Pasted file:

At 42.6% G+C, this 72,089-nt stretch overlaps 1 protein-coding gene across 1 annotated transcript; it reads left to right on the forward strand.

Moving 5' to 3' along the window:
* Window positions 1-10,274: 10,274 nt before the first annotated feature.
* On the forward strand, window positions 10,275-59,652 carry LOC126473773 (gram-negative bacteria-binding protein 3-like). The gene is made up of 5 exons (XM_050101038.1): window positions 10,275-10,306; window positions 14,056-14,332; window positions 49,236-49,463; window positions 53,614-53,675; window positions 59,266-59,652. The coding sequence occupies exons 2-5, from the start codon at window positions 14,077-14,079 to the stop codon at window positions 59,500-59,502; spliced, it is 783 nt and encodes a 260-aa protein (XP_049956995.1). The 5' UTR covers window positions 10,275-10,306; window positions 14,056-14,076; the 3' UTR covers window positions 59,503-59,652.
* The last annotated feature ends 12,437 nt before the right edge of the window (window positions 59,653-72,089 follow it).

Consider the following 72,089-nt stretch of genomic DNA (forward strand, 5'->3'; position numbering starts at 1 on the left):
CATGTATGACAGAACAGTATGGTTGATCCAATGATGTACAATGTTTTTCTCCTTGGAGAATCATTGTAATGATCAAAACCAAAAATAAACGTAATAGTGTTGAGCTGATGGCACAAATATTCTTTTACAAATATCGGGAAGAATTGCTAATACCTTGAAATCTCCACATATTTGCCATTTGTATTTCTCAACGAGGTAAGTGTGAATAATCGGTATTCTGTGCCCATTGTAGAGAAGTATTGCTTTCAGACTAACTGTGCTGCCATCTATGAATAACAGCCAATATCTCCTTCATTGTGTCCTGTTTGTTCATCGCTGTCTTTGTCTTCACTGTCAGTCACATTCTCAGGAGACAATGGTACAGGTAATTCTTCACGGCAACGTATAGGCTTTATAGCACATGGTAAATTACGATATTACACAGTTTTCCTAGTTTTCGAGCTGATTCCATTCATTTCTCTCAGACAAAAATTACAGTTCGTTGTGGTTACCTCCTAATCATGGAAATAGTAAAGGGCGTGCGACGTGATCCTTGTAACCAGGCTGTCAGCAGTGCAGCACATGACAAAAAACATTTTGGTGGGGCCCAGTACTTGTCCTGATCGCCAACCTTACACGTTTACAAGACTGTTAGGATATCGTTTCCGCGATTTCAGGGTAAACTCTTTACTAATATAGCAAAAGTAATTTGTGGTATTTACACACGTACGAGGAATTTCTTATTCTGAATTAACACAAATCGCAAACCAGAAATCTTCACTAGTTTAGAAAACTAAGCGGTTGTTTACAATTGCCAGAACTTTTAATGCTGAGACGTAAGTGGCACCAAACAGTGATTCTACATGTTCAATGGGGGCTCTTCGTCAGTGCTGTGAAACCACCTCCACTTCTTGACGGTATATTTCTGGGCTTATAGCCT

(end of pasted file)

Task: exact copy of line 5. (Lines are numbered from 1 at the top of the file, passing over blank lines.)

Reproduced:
* The last annotated feature ends 12,437 nt before the right edge of the window (window positions 59,653-72,089 follow it).